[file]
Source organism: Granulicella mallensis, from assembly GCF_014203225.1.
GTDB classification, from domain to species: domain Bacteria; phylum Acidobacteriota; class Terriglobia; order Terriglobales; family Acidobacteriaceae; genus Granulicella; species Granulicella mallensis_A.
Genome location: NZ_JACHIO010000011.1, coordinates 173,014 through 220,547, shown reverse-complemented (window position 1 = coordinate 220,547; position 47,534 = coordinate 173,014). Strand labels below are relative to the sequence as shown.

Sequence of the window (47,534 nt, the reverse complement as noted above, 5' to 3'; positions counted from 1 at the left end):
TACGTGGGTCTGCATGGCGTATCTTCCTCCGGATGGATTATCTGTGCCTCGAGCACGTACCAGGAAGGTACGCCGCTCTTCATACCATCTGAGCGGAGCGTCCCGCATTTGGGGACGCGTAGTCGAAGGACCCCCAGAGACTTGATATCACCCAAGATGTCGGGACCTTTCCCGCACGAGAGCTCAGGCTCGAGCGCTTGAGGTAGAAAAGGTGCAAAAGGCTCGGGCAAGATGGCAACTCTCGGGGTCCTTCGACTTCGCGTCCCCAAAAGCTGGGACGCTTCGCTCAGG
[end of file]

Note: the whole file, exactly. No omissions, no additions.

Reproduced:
Source organism: Granulicella mallensis, from assembly GCF_014203225.1.
GTDB classification, from domain to species: domain Bacteria; phylum Acidobacteriota; class Terriglobia; order Terriglobales; family Acidobacteriaceae; genus Granulicella; species Granulicella mallensis_A.
Genome location: NZ_JACHIO010000011.1, coordinates 173,014 through 220,547, shown reverse-complemented (window position 1 = coordinate 220,547; position 47,534 = coordinate 173,014). Strand labels below are relative to the sequence as shown.

Sequence of the window (47,534 nt, the reverse complement as noted above, 5' to 3'; positions counted from 1 at the left end):
TACGTGGGTCTGCATGGCGTATCTTCCTCCGGATGGATTATCTGTGCCTCGAGCACGTACCAGGAAGGTACGCCGCTCTTCATACCATCTGAGCGGAGCGTCCCGCATTTGGGGACGCGTAGTCGAAGGACCCCCAGAGACTTGATATCACCCAAGATGTCGGGACCTTTCCCGCACGAGAGCTCAGGCTCGAGCGCTTGAGGTAGAAAAGGTGCAAAAGGCTCGGGCAAGATGGCAACTCTCGGGGTCCTTCGACTTCGCGTCCCCAAAAGCTGGGACGCTTCGCTCAGG